Distance is measured as much by the imagination as it is in miles. Eastern Europe and Omaha, Nebraska are thousands of miles and an ocean apart, but a used bookstore brought them closer together for me. One book shrank that distance down to nothing. Reminding me of the magical power of words to bring places lodged in the memory back to life.
Rare Editions – By The Book
Within an hour of getting off the plane in Omaha I was striding through the Old Market area of the downtown. I had spent only a few minutes at the hotel dropping off my bags before I was pounding a path to my favorite destination in Omaha, Jackson Street Booksellers. Omaha might not be a hotbed of Eastern European émigrés, but Jackson Street booksellers has an Eastern Europe section better than that of any bookstore I have visited in the United States. Its selection of used books on Eastern Europe is unrivaled in my experience. I have entered other famous used bookstores in the United States, including Strand Bookstore in New York City and Powell’s City of Books in Portland with high hopes of finding a treasure trove of tomes covering every country east of the old Iron Curtain. Almost invariably, I have left disappointed.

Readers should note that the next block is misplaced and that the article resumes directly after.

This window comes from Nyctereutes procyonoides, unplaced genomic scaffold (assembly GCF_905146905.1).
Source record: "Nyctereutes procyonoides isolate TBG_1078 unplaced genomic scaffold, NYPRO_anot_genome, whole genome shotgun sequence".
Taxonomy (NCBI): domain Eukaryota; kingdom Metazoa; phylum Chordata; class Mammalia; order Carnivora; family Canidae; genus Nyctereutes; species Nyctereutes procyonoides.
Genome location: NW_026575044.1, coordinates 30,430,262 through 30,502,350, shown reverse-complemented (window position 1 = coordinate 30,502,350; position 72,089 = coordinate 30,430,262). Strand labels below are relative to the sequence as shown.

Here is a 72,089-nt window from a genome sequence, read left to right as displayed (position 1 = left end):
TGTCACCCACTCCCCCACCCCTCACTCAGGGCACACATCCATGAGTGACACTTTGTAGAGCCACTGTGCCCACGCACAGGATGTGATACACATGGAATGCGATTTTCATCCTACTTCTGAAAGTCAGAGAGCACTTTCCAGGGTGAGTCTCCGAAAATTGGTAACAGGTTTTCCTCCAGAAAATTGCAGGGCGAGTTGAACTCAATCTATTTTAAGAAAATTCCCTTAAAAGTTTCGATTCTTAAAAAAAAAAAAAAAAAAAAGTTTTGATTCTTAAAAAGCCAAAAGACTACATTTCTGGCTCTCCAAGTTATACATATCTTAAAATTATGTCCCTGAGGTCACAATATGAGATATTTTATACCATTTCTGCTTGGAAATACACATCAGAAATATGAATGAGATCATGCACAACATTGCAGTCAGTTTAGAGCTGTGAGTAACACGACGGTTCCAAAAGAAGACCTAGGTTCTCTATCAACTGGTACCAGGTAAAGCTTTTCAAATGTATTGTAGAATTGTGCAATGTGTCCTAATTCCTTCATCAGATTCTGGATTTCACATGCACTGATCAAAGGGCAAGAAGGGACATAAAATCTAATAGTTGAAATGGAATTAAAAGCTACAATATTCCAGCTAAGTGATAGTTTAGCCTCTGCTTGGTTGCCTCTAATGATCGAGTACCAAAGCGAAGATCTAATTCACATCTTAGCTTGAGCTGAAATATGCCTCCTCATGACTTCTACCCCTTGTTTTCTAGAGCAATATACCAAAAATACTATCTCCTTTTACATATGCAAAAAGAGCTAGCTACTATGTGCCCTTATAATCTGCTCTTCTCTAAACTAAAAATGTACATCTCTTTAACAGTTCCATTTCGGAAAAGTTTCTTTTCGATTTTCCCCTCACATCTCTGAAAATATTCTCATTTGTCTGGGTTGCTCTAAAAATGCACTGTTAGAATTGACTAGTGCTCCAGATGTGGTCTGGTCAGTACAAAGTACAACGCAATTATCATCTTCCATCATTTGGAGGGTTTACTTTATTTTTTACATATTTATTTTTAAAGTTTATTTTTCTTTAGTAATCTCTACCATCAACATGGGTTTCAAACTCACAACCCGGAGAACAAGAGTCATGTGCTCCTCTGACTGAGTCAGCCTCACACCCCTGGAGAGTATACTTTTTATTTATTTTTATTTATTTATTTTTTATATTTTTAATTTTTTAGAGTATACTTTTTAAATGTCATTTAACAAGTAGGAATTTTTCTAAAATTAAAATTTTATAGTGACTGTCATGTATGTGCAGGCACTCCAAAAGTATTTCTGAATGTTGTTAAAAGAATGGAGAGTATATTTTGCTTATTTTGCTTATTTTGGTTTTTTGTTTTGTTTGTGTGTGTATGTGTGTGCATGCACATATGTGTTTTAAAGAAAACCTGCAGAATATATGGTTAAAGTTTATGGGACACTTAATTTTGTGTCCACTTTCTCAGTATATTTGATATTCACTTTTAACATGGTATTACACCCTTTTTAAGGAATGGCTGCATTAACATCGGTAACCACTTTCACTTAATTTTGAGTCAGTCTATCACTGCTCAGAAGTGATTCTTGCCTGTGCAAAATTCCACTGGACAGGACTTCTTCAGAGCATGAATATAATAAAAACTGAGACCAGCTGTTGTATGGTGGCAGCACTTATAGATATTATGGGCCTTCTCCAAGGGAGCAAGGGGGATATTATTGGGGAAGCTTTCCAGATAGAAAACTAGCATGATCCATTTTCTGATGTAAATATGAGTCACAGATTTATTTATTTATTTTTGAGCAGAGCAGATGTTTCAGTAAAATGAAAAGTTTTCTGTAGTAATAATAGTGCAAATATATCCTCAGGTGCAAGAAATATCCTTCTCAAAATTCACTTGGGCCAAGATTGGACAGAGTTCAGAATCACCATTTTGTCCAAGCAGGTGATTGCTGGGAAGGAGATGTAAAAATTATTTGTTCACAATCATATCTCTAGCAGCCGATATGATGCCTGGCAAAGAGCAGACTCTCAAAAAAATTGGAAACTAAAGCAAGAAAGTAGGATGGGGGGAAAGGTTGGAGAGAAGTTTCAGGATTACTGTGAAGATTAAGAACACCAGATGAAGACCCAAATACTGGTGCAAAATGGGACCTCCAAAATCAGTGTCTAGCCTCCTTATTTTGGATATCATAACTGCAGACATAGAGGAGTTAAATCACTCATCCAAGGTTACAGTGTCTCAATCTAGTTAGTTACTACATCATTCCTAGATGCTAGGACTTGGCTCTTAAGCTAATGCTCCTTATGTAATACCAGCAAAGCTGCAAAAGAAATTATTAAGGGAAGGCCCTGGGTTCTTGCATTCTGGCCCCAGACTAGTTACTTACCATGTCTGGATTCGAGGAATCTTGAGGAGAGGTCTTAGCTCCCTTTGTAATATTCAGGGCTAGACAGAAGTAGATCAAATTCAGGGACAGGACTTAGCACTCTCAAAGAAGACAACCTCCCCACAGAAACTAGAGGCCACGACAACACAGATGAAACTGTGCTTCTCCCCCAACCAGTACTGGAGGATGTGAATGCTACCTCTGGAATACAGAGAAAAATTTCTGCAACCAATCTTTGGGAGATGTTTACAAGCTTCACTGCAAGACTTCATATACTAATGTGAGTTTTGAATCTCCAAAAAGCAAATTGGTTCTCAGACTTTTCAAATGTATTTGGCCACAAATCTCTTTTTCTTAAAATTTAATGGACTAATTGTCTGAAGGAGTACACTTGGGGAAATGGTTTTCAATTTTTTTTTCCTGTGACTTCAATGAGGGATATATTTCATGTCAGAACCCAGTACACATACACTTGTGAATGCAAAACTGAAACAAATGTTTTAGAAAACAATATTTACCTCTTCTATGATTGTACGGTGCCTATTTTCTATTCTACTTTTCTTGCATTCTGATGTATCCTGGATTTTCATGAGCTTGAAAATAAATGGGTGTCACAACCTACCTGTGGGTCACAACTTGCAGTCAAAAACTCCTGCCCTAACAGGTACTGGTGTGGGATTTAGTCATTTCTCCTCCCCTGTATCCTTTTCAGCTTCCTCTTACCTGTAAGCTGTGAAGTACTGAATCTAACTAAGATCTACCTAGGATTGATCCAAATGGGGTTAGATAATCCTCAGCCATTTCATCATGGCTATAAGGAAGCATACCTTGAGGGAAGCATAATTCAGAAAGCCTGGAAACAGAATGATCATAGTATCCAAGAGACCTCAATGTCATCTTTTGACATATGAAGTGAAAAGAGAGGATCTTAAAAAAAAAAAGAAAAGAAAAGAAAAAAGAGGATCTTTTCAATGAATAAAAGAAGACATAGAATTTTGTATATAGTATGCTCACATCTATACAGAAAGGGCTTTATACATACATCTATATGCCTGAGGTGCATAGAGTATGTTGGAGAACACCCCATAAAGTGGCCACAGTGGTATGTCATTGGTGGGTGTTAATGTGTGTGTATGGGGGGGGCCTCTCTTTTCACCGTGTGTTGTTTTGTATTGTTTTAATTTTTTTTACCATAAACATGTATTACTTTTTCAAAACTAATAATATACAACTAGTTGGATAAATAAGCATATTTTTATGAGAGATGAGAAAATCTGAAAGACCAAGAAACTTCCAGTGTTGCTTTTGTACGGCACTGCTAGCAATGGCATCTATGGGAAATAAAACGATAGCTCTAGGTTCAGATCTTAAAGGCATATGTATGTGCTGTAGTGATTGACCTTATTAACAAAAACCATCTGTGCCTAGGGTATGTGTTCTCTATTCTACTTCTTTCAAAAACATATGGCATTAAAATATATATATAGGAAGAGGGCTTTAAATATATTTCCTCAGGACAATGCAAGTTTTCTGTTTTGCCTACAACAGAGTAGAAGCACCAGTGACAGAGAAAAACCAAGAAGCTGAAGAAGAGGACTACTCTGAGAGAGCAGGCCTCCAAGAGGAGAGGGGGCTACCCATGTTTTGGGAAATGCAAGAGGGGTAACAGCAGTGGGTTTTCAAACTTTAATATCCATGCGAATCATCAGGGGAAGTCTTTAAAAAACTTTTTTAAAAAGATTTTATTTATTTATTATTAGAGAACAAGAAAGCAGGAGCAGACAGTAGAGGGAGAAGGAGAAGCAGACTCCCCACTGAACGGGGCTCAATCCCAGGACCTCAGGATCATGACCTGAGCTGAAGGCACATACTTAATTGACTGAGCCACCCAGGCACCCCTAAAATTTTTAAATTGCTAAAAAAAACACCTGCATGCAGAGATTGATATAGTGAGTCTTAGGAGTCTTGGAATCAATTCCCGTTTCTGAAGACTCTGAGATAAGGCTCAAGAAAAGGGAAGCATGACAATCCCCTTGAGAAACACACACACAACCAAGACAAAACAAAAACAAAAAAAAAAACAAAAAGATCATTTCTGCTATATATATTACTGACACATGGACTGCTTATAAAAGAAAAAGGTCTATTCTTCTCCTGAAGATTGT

Books on former Eastern Bloc countries are still something of a rarity at even the biggest used booksellers in America. The interest from a critical mass of population just isn’t there. At best, there will be a scattering of the most famous books on the region, such as James Michener’s The Bridge at Andau on the 1956 Hungarian Revolution or Robert Kaplan’s Balkan Ghosts, a magnificent history/travelogue of unrivaled insight on the region during the tumultuous 1990’s. Every so often I might get lucky and run across Rebecca West’s Black Lamb, Grey Falcon on her remarkable pre-World War II travels in what was then Yugoslavia. Unfortunately, these and a few other books are the most common ones on the region readily available at used booksellers. Everything else is conspicuous by its scarcity.
Nagykallo – The Other Hungary
Jackson Street Booksellers has an Eastern European section that covers several shelves. If you are looking for a volume on the Romanian perspective concerning Transylvania’s history, it is within reach. The same goes for an academic tome on the history of Medieval Ukraine. The owner of Jackson Street Booksellers has gone above and beyond what would normally be expected. Great finds on Eastern Europe can also be found in the travel section. I got firsthand experience with this when I pulled “On The Road to Babadag: Travels In the Other Europe by the Polish writer Andrezj Stasiuk. The book’s title intrigued me. Flipping through it at length, I came across chapter names that were mysteriously vague, yet held a magnetic allure, much like Eastern Europe itself. One of the first chapters was “The Slovak Two Hundred”, which I thought might be a road, but was instead a map. “Description of a Journey through East Hungary to Ukraine” sent visions of remote, dusty villages on the fringes of Hungary dancing in my head.